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Winston-Salem chronicle. (Winston-Salem, N.C.) 1974-current, August 06, 2015, Page A8, Image 8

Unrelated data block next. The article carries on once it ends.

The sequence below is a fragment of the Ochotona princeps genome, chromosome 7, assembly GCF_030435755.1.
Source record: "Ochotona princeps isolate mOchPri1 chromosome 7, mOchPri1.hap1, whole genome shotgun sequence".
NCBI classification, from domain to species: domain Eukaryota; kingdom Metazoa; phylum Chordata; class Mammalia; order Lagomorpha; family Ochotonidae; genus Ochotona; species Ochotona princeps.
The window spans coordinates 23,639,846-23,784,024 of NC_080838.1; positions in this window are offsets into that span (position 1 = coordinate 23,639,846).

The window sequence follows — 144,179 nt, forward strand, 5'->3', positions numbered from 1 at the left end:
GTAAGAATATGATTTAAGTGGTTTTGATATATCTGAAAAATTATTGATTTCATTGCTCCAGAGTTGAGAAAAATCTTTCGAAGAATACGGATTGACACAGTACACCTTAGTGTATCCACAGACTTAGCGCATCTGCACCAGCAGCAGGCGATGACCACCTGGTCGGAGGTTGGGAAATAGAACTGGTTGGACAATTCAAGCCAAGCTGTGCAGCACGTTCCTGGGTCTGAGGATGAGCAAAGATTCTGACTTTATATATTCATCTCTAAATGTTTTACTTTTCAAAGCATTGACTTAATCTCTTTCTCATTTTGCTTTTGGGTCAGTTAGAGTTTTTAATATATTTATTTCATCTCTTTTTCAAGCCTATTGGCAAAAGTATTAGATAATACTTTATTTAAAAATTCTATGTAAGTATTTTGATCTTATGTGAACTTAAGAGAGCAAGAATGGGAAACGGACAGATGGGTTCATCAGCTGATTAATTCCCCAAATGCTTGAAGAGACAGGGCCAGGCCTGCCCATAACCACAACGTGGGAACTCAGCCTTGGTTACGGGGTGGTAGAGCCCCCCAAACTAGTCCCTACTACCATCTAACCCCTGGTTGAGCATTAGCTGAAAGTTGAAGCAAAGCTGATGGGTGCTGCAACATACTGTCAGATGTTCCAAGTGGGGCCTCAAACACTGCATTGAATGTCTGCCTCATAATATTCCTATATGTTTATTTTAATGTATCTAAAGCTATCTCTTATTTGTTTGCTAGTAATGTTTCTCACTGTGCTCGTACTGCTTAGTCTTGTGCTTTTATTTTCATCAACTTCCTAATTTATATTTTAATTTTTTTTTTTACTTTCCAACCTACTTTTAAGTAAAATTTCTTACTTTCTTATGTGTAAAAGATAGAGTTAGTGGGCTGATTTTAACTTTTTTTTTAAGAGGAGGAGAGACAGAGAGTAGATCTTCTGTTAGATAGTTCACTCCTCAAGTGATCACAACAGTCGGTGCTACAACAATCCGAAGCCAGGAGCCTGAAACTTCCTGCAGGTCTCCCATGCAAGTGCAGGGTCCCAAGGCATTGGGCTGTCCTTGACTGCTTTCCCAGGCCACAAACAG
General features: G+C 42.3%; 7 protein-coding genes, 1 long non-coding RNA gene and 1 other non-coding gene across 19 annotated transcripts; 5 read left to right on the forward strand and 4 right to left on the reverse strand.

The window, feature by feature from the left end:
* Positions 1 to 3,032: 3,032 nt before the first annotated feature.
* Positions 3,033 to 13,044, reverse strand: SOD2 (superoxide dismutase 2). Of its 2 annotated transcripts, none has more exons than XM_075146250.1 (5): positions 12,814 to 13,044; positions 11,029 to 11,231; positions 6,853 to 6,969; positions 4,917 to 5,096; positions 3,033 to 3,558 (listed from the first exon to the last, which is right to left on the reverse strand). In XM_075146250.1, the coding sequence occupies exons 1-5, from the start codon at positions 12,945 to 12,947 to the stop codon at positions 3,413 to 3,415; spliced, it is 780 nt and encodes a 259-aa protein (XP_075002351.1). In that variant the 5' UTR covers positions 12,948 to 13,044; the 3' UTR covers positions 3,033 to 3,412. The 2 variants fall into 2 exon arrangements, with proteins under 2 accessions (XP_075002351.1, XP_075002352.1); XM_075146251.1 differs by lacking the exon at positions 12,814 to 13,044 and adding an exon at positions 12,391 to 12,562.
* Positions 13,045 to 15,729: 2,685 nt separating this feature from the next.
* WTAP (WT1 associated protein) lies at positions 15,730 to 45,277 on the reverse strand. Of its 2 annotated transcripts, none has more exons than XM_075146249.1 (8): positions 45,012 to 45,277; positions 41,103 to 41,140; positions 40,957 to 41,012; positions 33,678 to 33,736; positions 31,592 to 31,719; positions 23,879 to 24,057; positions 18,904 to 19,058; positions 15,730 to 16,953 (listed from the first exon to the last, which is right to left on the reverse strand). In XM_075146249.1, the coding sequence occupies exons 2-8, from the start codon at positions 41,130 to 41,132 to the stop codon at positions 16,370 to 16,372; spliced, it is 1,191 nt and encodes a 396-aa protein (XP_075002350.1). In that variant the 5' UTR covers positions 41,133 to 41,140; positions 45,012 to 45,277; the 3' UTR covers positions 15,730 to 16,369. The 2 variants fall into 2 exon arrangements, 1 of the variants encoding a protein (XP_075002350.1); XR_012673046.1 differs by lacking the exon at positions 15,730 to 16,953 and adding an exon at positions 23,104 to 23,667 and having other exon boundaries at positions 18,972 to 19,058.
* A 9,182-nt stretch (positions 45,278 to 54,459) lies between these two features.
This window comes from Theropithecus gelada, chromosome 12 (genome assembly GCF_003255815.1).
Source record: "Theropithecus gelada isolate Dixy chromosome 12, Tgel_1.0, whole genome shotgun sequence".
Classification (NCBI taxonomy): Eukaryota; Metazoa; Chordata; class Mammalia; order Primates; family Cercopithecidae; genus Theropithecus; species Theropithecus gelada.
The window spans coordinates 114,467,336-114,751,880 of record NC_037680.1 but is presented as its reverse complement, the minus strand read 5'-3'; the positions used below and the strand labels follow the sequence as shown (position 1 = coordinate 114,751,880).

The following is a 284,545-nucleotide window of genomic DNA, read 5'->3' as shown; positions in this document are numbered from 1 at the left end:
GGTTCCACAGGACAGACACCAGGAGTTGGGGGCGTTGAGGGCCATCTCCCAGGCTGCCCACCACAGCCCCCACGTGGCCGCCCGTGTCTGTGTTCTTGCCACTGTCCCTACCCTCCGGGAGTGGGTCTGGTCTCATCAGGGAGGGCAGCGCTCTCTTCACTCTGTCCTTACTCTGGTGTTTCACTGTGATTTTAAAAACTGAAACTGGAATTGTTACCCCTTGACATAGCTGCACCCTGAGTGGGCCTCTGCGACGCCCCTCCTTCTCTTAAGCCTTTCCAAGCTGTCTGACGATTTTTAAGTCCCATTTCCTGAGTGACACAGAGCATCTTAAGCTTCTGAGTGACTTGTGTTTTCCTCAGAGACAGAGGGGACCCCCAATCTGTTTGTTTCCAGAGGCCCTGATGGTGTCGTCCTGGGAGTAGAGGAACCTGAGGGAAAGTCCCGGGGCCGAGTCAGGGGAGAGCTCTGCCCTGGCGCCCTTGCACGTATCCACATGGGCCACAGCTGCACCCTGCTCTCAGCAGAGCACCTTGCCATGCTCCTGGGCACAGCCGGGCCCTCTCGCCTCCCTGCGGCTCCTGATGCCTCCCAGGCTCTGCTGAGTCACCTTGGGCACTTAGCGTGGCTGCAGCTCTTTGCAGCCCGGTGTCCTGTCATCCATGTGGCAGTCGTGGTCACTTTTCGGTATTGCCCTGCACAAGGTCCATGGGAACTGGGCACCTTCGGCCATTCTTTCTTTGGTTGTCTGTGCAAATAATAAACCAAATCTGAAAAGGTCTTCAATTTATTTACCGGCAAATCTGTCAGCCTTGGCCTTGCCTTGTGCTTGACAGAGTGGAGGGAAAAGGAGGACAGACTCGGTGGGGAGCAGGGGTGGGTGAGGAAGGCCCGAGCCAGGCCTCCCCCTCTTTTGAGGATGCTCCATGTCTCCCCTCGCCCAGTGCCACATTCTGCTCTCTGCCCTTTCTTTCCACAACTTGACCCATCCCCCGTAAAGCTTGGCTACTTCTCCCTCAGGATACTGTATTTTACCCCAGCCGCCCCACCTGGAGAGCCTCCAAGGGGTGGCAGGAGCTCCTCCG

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Social protest ers join ranks during a Moral Mondays' rally on the Beaver County Courthouse steps in Beaver, Pennsylvania, on Monday, July 27. Photos by Pred Mannenno 'Moral Mondays' movement taking shape in Western Pennsylvania BY TIMOTHY COX FOR THE CHRONICLE BEAVER, Pa. ? Taking a page from the civil rights playbook of well-known North Carolina minister Rev. Dr. William Barber II, members of a Beaver County and Lawrence County coalition comprised of pro-labor enthusiasts, the NAACP and peaceful social activists are participating in monthly protests known nationally as Moral Mondays.' The most recent rally occurred Monday, July 27, at the Beaver County Courthouse steps in Beaver, the county seat. Several participants listened to a series of speakers who discussed growing concerns related to the escalating impact of conservative issues primarily endorsed by Republican electoral candidates nation wide. Lin wood Alford, a lifelong resident of Beaver Falls and an executive member of the Beaver-Lawrence Central Labor Council (AFL-CIO), spoke at the rally. Willie Sallis, president of the Beaver County NAACP, discussed ways to main tain voting rights and find methods to make it easier to vote in the United States. Erin McClelland, a 12th District Democratic candidate for Congress, also talked about maintaining workers' bene fits. McClelland has strong labor union roots and is a staunch supporter of President Barack Obama. Alford said he specifically addressed the inequitable rates of incarceration fac ing blacks and other minorities, not only in Beaver and Lawrence counties, but also in Pittsburgh and nationally. New Castle is the county seat of Lawrence County. "What the system is doing to us is unbelievable," said Alford. He noted that nationally, one in 35 Blacks are incarcerat ed and one in 88 Latinos, compared with just one in every 214 whites. He contin ued, "Seventy-seven percent of people locked-up in America are Black and Latino. It's obvious we're being treated dif ferently." Alford said he generated his sta tistics from research and speeches given by President Obama and the former President Clinton. Alford said, the newly-organized Moral Mondays' in Beaver County are directly inspired by Barber, the president of the N.C. NAACP, which is based in Durham, a social activist who leads week ly protests at the Statehouse grounds in Raleigh, the state capitol of North Carolina. The protests in the Tar Heel have launched a grassroots social justice move ment not only in Western Pennsylvania, but in neighboring Southern states such as South Carolina and Georgia. The move ment was initiated in reaction to several conservative legislative acts by North Carolina lawmakers in 2013, according to published reports. One such act was to pass a law that gutted voting rights for North Carolinians. A trial in the lawsuit the N.C. NAACP and others brought against the law ended on July 31 in a federal court in Winston Salem. The peaceful protests are typified by North Carolina residents entering the state legislature building each Monday, and being peacefully arrested by authorities. The protesters generally support such issues as immigrant rights, improving criminal justice inequities, regaining workers' rights, LGBT issues and environ mental gains. Alford, 71, said his coalition was apprised of Moral Mondays after the Rev. Barber revealed the mission while attend ing an annual Beaver County NAACP banquet. Pittsburgh NAACP members are also on-board with the movement, Alford said. Alford is a longtime member of the Beaver County NAACP chapter, and is credited with organizing the annual Beaver County NAACP Human Rights Banquet, which includes participation from the Beaver-Lawrence Central Labor Council. TVial frontpage A1 rates at segregated schools in the Jim Crow Era did not make segrega tion constitutional. Thomas Fair, an attor ney representing the state, said during closing argu ments that the plaintiffs simply hadn t made their case. There is no constitu tional obligation to provide the provisions that where shortened, like early vot ing, or done away with, like out-of-precinct voting, pre-registration for teens or same-day registration. Many states don't offer these services, he pointed out. He said election laws didn't have to take into account the societal inequalities that the plain tiffs pointed out, like African-Americans being more likely to have less education and access to transportation. Daniel Donovan, one ? of the four attorneys who closed for the plaintiffs, said that the provisions tar geted by the voting law were 'not miere conven ience" but that they helped voters overcome obstacles and acted as failsafes for them. The case already went before Judge Schroeder last year, as plaintiffs asked for an injunction to prevent the new voting law from being implemented in the 2014 election. Schroeder ruled against them, but was reversed by the Fourth Circuit Court of Appeals. The Supreme Court reversed the circuit court's decision, allowing the law to go into effect and return ing the case to federal court. Donovan went over the Fourth Circuit's ruling, which said that the "totality of circumstances," includ ing considering past prac tices and previous changes to voting laws, such as changes that made it easier to vote, must be taken into account. He said the cir cuit court also ruled that voting can't be burdened based on a remote, theoret ical threat such as voter fraud, which was very rare, several witnesses have tes tified during the trial. Donovan said North Carolina was the first state to implement and repeal same-day registration. "No other state has tried that and that's why this case is so important." he said. He urged the judge to look at burdens placed on the voters, not the turnout of one high profile elec tion. One .slide he showed compared the $10 million in ads in the 2010 midterms to the $111 mil lion in ads in the 2014 midterm, spent largely on the Kay Hagen versus Thorn Tillis Senate race, which was the most expen sive race in the country. He compared the high er turnout for that one elec tion to a game where one sports team had more play ers than their opponents: the team with fewer play ers may still win, but that doesn t mean they weren't burdened. Section 2 of the Voting Rights Act, which the plaintiffs are suing under, doesn't require them to wait for a disparity to hap pen, he said. Donovan said the suit against the law was filed the day it went into effect to prevent what his tory has shown are the results of such laws. Plaintiffs are asking for the judge to strike down House Bill 589 and return the voting laws to the way they were before. Schroeder said that sound ed like Section 5 of the Voting Rights Act, a pre clearance provision for voting law changes in states and counties with a history of discrimination that was struct down in 2013 by the Supreme Court. The state agreed, but plaintiffs argued the judge has the authority under Section 2 to strike down the law. Schroeder said there was no doubt the measures affected by House Bill 589 were disproportionately used by African Americans. He said the bill made voting harder and the government shouldn't be in the business of making things harder, which made him wonder if lawmakers had an ulterior motive. Schroeder, along with questioning the claims on both sides, also asked what a ruling for the plaintiffs would look like. He asked how would he know when North Carolina is no longer in violation of the Voting Rights Act? He expressed concerns that such a ruling may make it difficult for states to change their elec tion laws without getting sued. After the trial, Barber and the plaintiffs' attorneys said they were encouraged that the judge's acknowl edged that the law made it more difficult to vote. They expressed confidence that they will win. "We leave our hearts here in North Carolina with the belief that we shall overcome," said Donita Judge, senior attorney for the Advancement Project, which represented the N.C. NAACP. No date was set for the voter ID portion of the case, which has yet to be heard after a new law soft ened the ID requirements for voters. ^? Wk mEEumsum miimkMm Wk.M KCAIffi SATURDAY NIGHT HEADLINED! ARC UOU BART SMART? TDIir 1- Pizza boxes can be recycled HUE 2. Milk jugs can be recycled OR 3. Styrofoam and clamshell food HI SI containers are not recyclable 1)1)1) 4. Metal pots and pans can be recycled. Ill 5. Hoses and wires are not recyclable. LEARN MORE AT RECYCLING.CITYOFWS.ORG i-s 'J-t i-E 1-Z 'd-l 5J3MSUV THE BEST GOLFING VALUE IN THE TRIAD! ? New, reshaped greens ? Improved tee boxes and sight lines ? Refurbished cart paths Open daily 7:30 a.m. - dusk Winston Lake Golf Course 3535 Winston Lake Road 727-2703 ???mm SHOWING THB MONTH ON MWANtfl CABLE CHANNEL 13 OR 743 MID ATAT UVERSF CHANNEL 88; ? Yaw Community ? East Wart Update ? REQUEST A SERVICE ? REPORT A PROBLEM ? MAKE A SUGGESTION Call 311 or 336-727-0000 citylinK@cityofuis.org (72? 8000) is open lo service all non-emei gency calls, 7 days a week The City of Winston Salem dees not chKnrrtnahj^n the b^s of racMeMOler, Mayor Mm Joints City Council VMan H. Burke. Mayor Pro Tampon, Northeast Ward; Denise D. Adams, North Ward; Dan Basse, Southwest Ward; Robert C. Clark, Wast Ward; MoDy leight. South Ward; Jeff Macintosh, Northwest Ward; Darwin L. Montgomery. East Ward; Jamas Taylor, Jr., Southeast Ward City Manager; Laa Garrity FIND US ON (